A few hours ago you were feeling competent and content. Maybe even a bit cocky, wondering if it was time for a new challenge. Suddenly, all that is out the window. You’ve lost your job and your world has changed.
Why does joblessness cause such low self-esteem?
Part of healthy self-esteem is a realistic appreciation of the knowledge, skills, and qualities you offer the world. Finding yourself without a job of course challenges this self-assessment so can leave you filled with doubt. It challenges your sense of security and optimism, and your self-confidence along with it.
It’s also common that joblessness is merely a catalyst that re-awakens long-standing self-esteem issues. Many people go through life with persistent feelings of unworthiness, and such feelings are rarely caused by a single event like job loss.
They are distorted self-assessments that formed long ago, often as a result of negative childhood experiences like having an unusually critical or punitive parent, being bullied, having a learning disability that made fitting in and keeping up with peers difficult, or traumatic experiences like homelessness, witnessing violence, or surviving a natural disaster.
After losing a job, your first reaction may be to lay low and lick your wounds, or take some well-deserved time off. This is fine for a brief period, but letting days turn into months is likely to make things worse. Isolation from friends, co-workers and the workplace itself dents your self-image. You go from seeing yourself as an active, involved person to seeing yourself as someone on the margins.
It’s important to stop the self-esteem slide before it gets rolling, as lack of confidence often surfaces during interviews you then take for a new job, making you seem nervous, uncomfortable and desperate. This of course just lowers your self-esteem further.
Here are some steps you can take for improving self-esteem up and keeping you viable for the job marketplace:
Update your resume to include the responsibilities and tasks your last job entailed so you can see how far you’ve come since you last looked for a job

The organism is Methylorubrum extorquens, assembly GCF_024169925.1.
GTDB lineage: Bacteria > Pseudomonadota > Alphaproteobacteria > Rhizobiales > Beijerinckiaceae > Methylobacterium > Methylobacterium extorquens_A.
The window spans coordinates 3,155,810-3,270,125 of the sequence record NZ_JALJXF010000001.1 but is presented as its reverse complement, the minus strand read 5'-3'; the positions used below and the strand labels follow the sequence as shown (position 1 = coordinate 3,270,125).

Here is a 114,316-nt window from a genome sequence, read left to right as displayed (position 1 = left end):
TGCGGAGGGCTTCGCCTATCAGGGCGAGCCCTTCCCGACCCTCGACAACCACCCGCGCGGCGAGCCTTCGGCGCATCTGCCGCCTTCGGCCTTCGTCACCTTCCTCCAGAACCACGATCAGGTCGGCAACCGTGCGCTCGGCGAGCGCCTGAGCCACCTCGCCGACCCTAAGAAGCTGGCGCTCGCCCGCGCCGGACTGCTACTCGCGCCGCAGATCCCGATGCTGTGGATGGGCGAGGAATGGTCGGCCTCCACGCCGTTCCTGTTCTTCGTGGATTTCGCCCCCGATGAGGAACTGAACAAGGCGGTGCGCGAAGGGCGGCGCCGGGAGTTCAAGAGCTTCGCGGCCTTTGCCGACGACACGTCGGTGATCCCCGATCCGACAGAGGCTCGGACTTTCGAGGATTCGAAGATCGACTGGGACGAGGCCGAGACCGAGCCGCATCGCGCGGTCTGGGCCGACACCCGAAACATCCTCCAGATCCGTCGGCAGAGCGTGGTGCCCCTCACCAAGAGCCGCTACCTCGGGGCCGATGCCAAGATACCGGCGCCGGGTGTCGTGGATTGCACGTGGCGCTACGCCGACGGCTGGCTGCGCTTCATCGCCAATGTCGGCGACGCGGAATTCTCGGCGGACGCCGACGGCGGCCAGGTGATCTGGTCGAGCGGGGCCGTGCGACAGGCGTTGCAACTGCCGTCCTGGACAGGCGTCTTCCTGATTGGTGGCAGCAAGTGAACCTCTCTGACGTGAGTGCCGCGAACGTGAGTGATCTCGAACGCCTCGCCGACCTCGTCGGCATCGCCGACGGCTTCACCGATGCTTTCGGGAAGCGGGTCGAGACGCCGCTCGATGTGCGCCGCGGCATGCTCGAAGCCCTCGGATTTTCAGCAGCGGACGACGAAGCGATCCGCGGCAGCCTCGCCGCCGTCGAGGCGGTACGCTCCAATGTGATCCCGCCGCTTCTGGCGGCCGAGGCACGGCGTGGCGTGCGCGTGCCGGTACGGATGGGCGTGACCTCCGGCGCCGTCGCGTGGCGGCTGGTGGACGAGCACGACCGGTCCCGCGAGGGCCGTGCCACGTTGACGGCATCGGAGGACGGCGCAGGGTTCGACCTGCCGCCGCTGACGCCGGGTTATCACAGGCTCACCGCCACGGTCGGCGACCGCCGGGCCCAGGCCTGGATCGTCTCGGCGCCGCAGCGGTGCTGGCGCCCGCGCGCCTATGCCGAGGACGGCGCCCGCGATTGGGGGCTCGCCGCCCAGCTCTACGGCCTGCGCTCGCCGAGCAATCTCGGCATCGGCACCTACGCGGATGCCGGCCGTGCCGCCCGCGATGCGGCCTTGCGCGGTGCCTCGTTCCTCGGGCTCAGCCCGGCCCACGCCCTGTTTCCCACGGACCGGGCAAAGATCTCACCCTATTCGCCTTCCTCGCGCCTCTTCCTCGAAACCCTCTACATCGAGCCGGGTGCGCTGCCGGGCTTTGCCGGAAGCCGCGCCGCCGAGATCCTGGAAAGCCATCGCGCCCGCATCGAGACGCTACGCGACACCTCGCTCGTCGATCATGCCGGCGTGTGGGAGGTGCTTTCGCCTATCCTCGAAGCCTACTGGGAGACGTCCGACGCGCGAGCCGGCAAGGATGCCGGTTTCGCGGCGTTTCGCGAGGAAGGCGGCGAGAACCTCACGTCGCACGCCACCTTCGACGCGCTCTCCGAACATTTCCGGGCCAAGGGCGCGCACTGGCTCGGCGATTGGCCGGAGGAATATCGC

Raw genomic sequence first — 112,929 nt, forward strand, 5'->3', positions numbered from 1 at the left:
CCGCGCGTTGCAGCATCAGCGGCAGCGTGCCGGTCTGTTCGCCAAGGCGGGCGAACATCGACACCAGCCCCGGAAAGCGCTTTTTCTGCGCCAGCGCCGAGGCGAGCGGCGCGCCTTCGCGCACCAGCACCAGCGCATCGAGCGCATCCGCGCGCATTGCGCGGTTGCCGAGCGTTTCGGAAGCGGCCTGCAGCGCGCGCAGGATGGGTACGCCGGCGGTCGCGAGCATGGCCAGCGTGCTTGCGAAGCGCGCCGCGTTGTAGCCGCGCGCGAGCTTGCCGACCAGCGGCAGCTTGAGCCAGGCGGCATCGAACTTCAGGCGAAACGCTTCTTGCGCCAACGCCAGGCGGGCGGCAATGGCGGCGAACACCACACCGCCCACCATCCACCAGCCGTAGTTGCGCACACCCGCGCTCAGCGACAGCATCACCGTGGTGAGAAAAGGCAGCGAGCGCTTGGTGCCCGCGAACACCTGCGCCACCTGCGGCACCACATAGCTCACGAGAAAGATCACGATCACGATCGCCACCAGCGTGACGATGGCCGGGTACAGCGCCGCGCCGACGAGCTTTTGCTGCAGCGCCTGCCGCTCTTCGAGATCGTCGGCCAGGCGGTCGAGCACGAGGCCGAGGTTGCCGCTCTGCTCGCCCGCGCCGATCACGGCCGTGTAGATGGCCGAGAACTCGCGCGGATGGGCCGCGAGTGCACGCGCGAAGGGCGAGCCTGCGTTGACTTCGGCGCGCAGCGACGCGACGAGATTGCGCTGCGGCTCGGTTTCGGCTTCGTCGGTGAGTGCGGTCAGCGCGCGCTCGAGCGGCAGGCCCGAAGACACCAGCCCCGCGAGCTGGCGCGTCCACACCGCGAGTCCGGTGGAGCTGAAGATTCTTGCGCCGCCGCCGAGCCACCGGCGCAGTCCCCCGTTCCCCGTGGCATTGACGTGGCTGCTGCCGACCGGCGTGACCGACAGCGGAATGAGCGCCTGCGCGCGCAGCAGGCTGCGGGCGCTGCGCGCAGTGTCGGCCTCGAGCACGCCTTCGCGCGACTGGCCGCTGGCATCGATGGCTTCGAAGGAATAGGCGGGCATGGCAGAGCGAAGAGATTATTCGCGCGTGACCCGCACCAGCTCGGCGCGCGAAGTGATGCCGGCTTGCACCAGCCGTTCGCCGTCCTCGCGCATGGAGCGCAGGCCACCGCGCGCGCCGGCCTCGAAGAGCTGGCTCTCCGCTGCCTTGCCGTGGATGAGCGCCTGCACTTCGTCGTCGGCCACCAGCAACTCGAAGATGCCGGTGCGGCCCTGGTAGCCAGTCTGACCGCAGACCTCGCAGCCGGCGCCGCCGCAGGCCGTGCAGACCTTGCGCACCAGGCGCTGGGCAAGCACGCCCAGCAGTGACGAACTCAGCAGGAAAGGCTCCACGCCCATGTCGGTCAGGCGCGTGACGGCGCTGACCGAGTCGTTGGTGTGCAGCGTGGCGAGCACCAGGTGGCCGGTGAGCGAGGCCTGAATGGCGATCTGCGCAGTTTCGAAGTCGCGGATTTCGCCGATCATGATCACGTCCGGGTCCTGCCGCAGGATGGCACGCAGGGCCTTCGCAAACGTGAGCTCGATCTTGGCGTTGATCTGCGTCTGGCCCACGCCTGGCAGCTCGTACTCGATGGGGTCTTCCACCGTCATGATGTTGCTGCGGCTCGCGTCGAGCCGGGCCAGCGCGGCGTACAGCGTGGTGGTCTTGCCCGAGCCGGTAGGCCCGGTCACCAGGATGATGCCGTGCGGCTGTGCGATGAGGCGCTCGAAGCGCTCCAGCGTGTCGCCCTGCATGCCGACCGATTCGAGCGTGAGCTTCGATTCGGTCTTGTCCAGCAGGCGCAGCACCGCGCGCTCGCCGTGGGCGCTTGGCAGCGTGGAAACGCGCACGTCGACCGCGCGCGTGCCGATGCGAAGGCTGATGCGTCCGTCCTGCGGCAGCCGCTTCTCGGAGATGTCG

See your interim period as an opportunity to bolster skills you were weak in, such as putting together presentations or knowing how to use a spreadsheet program
Ask yourself if there’s a way to enhance your value by adding a bonus skill, such as studying a second language or taking a course in business communications
Re-haul your wardrobe into clothes you feel confident and successful in
When someone tells you your job is over, or interviews don’t produce job offers, you can feel like any control over your life is gone. Since making choices and directing one’s own life is part of being a competent, independent adult, joblessness challenges your self-esteem by making you feel like a child, or like someone at the mercy of others.
A recent study found that an effective way to get results is to ask yourself questions. The study showed questions work better than the ever popular affirmations. For example, an affirmation might ask you to turn a negative thought like ‘I’ll never find another job’ into a positive thought like, ‘I’ll find another job’. But when your self-esteem is down, it’s hard to convince yourself that this is true. Or, you may accept that it’s true, but picture yourself in a job that’s far inferior to the one you lost.